Over the course of history there sometimes emerge works of art of such quality that they transcend boundaries of period and place. In this exploration of the idea of the masterpiece, distinguished artists, critics and art historians write about their personal encounters with the greatest artworks of all time, representing cultures from all over the world, and stretching from prehistory and the birth of art to Cézanne at the cusp of Cubism.
What Makes a Masterpiece? begins with the forms of animals inscribed on the walls of Chauvet Cave in France, and travels through the worlds of the ancient Egyptians, Assyrians, Greeks and Romans, embodied by images of royal or martial potency and mysterious religious rites. Medieval representations of Christ are celebrated alongside images of Vishnu, the Buddha and his priests, and the royal figures of South American and African civilizations. The jewels of the Quattrocento are on show beside the lesser-known triumphs of Aztec and Japanese court artists, while the masters of the European Renaissance and Baroque mingle with Mughal, Arab and Chinese virtuosos. The journey ends with the 19th century, depicted as an age of revolution, introspection and modernization.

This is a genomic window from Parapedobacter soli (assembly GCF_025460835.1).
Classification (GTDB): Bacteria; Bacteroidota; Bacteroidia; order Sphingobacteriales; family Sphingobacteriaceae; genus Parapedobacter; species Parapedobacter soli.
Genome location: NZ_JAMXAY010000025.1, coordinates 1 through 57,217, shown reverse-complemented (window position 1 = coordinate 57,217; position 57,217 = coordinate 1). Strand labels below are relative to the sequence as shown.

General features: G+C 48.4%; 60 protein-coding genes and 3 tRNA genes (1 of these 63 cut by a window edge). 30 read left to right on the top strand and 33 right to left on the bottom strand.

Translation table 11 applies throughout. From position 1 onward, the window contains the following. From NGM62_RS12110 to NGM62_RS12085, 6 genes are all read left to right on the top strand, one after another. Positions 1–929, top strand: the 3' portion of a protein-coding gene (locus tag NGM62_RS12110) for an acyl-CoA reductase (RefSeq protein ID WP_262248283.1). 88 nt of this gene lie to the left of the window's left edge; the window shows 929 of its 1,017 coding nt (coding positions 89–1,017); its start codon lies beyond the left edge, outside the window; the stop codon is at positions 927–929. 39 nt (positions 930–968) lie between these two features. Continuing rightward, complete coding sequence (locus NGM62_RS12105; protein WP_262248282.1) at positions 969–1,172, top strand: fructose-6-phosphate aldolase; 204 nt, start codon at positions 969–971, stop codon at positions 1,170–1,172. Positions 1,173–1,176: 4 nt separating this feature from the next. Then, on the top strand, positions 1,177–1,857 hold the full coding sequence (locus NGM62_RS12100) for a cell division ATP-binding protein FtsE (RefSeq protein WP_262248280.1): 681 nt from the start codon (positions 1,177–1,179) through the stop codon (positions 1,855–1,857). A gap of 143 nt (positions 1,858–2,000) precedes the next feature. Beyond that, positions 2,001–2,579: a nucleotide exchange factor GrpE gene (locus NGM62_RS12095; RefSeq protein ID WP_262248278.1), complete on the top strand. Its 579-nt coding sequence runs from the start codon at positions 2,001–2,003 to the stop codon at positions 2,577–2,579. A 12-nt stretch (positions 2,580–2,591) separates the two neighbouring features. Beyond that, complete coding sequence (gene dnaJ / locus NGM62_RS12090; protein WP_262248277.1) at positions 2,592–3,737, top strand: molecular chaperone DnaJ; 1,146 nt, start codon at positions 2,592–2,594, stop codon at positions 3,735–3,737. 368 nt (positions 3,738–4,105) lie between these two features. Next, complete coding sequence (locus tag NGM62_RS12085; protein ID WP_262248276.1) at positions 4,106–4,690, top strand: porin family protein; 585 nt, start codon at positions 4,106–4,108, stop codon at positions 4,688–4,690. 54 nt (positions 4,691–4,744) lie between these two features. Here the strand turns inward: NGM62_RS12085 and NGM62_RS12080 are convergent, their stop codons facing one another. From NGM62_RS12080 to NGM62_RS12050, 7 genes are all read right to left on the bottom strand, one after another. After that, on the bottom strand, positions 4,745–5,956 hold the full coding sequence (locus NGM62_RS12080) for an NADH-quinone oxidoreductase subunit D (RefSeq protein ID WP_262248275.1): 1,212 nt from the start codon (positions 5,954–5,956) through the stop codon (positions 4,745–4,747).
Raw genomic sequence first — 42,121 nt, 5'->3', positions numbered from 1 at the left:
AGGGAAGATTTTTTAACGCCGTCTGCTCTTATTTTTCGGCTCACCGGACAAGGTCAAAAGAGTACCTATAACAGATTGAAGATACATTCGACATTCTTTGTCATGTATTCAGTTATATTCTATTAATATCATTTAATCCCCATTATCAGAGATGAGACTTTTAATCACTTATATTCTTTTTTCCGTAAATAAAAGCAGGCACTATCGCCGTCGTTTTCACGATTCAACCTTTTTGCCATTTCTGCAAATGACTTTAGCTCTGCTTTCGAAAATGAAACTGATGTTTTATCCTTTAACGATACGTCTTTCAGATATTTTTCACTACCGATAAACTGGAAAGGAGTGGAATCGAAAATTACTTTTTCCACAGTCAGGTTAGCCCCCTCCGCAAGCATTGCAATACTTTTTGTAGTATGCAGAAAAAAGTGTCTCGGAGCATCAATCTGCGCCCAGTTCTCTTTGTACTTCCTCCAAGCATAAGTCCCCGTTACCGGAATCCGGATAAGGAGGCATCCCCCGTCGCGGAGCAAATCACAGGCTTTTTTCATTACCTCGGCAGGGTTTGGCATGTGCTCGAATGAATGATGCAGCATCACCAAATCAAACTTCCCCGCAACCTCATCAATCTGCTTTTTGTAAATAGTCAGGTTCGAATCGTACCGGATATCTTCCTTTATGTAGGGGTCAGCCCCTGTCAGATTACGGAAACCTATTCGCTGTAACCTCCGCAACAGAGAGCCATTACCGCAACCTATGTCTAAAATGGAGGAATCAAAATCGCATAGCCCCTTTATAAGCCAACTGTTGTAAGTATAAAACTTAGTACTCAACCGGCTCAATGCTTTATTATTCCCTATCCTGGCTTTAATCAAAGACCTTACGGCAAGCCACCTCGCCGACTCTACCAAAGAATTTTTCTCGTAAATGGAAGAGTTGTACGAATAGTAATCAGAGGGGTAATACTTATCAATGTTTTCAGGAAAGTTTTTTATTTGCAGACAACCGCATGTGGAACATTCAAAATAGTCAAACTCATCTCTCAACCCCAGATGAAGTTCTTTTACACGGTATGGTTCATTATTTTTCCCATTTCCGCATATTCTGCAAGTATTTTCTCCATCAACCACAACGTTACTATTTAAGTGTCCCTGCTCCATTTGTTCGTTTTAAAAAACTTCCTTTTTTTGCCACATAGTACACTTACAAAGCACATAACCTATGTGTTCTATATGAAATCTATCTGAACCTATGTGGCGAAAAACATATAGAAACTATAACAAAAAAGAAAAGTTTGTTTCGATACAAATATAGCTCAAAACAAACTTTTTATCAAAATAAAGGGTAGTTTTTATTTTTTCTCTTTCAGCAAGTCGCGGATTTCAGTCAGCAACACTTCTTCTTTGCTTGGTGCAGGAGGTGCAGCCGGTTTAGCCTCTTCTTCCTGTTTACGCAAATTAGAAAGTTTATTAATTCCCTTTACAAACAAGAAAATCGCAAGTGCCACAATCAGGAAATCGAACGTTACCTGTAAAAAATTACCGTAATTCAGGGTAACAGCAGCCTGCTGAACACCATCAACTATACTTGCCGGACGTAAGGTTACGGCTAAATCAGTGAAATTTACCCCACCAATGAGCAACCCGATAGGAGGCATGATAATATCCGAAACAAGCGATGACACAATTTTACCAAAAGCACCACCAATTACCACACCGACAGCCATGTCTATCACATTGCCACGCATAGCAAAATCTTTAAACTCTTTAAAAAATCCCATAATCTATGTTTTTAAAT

This collection of famous works is more than the sum of its parts: it presents a remarkable cultural chronicle, showing how artists throughout history have seen their world and chosen to represent it. Here are seventy answers to the question, 'What makes a masterpiece?'